“So you now have a drop that contains almost exactly the dose needed to kill, and you have more of those drops. You are going to kill a lot more mosquitoes more effectively. That is part of the science.
“Not only that, but they are much more precise in the delivery of the product to the target area. Planes have GPS and wind-direction gauges. They may spray over you to target an area 2 miles away, allowing for wind direction and speed.”
Control districts also stock ponds and other waterways with minnows that eat mosquito larvae. They must eat well.
DEATH FROM ABOVE
VDCI has five Aztecs for killing adult mosquitoes in the evening and four crop dusters for daytime missions to kill larvae in flooded fields. It also operates trucks that spray pesticide, Alred said.
The onboard tank has a 75-gallon capacity, but regulations limit the load to 60 gallons — 1,000 pounds.
Alred, in a white hazmat suit that is waterproof and “horribly hot,” and Starr load the tank before each flight.
“The pesticide goes directly from the drum to the onboard tank,” he said, but he wears a respirator, face shield and gloves “just for safety.”
The tank has an emergency port for dumping pesticide in the event of a flight emergency.
“I hope I never have to do that,” Alred said. “It would be an environmental nightmare. That is why we fly a twin. If we lose an engine, we can make it to an airport.”
The Miconair AU-4000 Rotary Atomizer is the weapon for aerial spraying. Droplets of mosquito “adulticide” cannot be too large or too small. Alred said 26 microns is the ideal diameter. The droplet size is adjusted by varying the speed of the red rotors.
“We have it cranked all the way up, as fast as you can spin it. The droplet is optimized for killing — too small and it doesn’t kill. Too large and it bounces off,” Alred said. “A grasshopper or butterfly generally won’t die if you subject it to our treatment.”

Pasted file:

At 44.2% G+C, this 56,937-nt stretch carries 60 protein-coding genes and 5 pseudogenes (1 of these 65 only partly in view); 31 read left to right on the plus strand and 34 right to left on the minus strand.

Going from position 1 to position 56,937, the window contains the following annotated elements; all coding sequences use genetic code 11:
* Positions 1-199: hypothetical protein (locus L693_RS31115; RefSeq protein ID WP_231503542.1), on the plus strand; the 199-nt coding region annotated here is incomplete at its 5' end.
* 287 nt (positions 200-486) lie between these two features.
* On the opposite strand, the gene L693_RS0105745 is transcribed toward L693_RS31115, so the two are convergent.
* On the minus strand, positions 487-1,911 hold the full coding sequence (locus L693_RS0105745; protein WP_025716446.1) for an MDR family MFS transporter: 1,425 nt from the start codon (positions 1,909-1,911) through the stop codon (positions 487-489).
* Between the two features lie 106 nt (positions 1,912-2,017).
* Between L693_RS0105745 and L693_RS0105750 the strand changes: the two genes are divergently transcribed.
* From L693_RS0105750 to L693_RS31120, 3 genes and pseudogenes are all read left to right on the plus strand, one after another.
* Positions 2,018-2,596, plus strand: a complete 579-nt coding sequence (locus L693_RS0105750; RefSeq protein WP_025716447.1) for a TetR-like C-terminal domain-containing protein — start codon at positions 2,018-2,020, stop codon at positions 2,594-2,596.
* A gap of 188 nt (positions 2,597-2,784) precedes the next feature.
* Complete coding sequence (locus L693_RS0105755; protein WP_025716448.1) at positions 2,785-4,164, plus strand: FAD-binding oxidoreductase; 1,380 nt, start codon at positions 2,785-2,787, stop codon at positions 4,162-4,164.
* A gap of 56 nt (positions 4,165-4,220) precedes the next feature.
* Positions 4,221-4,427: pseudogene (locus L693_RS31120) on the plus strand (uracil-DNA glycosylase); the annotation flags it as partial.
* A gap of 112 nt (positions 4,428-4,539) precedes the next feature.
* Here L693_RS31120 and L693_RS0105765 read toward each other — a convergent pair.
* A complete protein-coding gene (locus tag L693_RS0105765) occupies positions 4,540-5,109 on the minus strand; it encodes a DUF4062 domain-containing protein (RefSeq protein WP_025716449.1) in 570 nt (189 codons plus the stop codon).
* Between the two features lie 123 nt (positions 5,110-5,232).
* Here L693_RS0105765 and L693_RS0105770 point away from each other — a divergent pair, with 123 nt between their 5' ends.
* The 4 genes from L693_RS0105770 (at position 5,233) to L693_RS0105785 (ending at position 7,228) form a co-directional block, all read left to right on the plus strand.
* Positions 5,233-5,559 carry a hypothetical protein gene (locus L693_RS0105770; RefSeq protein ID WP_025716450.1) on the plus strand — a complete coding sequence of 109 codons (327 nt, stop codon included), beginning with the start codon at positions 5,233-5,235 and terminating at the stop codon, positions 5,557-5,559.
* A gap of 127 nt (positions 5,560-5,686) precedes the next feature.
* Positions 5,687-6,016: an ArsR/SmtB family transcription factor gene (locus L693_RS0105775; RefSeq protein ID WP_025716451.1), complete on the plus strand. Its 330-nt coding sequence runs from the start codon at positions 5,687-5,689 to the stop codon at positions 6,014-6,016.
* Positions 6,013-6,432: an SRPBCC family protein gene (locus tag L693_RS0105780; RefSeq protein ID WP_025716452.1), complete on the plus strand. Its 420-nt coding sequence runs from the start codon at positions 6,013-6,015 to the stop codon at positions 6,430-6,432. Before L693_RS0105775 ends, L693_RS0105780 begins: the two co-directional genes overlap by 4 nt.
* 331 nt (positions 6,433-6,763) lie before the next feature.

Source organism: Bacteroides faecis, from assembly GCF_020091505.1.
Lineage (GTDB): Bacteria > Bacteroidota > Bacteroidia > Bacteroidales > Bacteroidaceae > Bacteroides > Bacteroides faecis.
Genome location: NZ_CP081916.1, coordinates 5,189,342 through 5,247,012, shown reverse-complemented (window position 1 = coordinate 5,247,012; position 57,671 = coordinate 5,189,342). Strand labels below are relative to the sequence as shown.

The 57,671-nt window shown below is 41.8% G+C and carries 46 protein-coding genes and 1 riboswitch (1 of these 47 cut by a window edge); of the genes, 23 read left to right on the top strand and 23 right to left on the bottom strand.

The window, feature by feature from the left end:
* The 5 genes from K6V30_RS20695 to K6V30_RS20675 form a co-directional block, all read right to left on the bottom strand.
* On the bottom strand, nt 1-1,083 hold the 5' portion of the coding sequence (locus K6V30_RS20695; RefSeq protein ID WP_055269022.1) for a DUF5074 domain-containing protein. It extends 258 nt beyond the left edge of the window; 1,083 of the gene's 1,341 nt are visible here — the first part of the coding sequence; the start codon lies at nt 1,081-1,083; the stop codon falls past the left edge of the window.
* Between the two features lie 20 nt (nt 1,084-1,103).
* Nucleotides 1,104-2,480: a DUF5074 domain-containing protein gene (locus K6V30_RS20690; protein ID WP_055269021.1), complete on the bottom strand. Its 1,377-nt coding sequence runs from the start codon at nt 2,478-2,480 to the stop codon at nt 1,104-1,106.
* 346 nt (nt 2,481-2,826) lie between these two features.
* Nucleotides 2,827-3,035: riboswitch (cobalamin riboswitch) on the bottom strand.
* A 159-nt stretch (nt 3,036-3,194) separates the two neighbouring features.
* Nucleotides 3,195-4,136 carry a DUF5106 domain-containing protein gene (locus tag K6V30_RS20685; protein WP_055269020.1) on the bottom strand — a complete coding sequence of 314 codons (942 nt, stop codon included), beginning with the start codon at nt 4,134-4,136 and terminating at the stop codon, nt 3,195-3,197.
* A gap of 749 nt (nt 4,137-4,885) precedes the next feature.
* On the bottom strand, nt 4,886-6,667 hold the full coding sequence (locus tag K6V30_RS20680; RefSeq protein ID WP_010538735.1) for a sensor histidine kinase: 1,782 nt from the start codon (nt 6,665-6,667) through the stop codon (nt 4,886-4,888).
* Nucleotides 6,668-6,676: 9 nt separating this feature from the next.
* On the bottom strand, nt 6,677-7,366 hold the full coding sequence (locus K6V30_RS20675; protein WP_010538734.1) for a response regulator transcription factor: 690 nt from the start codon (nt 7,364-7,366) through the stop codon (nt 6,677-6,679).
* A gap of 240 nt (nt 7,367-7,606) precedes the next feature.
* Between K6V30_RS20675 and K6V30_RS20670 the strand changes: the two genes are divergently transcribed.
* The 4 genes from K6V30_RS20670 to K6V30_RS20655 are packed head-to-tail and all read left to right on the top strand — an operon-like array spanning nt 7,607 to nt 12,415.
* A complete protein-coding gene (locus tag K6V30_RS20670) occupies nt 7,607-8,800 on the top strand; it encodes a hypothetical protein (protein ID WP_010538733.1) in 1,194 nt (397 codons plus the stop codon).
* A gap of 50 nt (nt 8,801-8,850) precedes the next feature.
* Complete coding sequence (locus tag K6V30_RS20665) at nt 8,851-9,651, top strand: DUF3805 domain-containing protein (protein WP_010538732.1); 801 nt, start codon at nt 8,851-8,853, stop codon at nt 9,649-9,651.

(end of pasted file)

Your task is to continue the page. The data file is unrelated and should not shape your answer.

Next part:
Neither will a human. “You would have to drink a shot glass of that stuff to kill you,” he said.
Around the home, less-toxic controls are recommended.
“Drain and cover,” says Dr. Carina Blackmore, Florida’s public health veterinarian. “Drain standing water and cover your skin.”
Other methods include using repellant that contains DEET (some people say Avon’s Skin So Soft is effective, but others say its effect only lasts for a few minutes), wearing long sleeves, and staying indoors at dawn and dusk.
Keep the lawn mowed, the bushes trimmed and the weeds pulled — these are mosquito habitats during the cooler months, when most species are dormant.
As their leaves hold rainwater, bromeliads pose a special hazard that is often overlooked.
Sarasota County Mosquito Control advises, “Once a month, spray a light mist of a flying insect spray labeled for adult mosquitoes over bromeliads, and allow it to settle. This keeps away egg-laying adult mosquitoes.”
Even a cup of water can breed a problematic mosquito outbreak on your property. Low spots in your yard should be filled to promote good drainage.
Other mosquito breeding pools, according to University of Florida entomologist Jorge Rey, include potted plants, drainage ditches, plugged roof gutters, pet dishes, old tires, buckets, poorly maintained swimming pools, tree holes, roof debris, ponds, boats and bird baths.
In fact, drainage has been the best mosquito-control method for more than a century. But it may not be the best thing for the environment, as standing water recharges groundwater supplies and promotes a healthy ecosystem.
Just not for people.
The fields of east Sarasota County are a maternity ward for floodwater mosquito larvae, says Sarasota County mosquito-control director Matthew Smith. Females lay eggs in fields where the floodwater has partially evaporated, banking eggs by the billions, and they hatch with the next rain event.
The county sprays larvae from the ground. It is considering hiring a helicopter company to spray larvae in rural fields next year, Smith said.
Sarasota County Mosquito Control spends 64 cents per acre to spray adult mosquitoes from the air.
Mosquitoes can fly 20 miles from where they hatch, or just a couple of hundred yards.
The biggest mosquito in Florida is the gallinipper. It is not very common. But it can penetrate two layers of clothing.
Slap or flick a biting mosquito? Answer: Flick. Slapping them once they are biting can push more toxin into the skin and make the swelling worse. Scratching the itch does not help.
Mosquitoes like to stay close to ground, and come out at night for stealth.
Wear loose-fitting, light clothing, and mosquitoes will be easier to detect.
Female mosquitoes can live up to about 100 days and can lay four or five batches of eggs. Male mosquitoes live only about three weeks. Male mosquitoes do not bite.
Sources: Matthew Smith, Sarasota County Mosquito Control; Walter Tabachnick, Ph.D., director of the Florida Medical Entomology Laboratory in Vero Beach.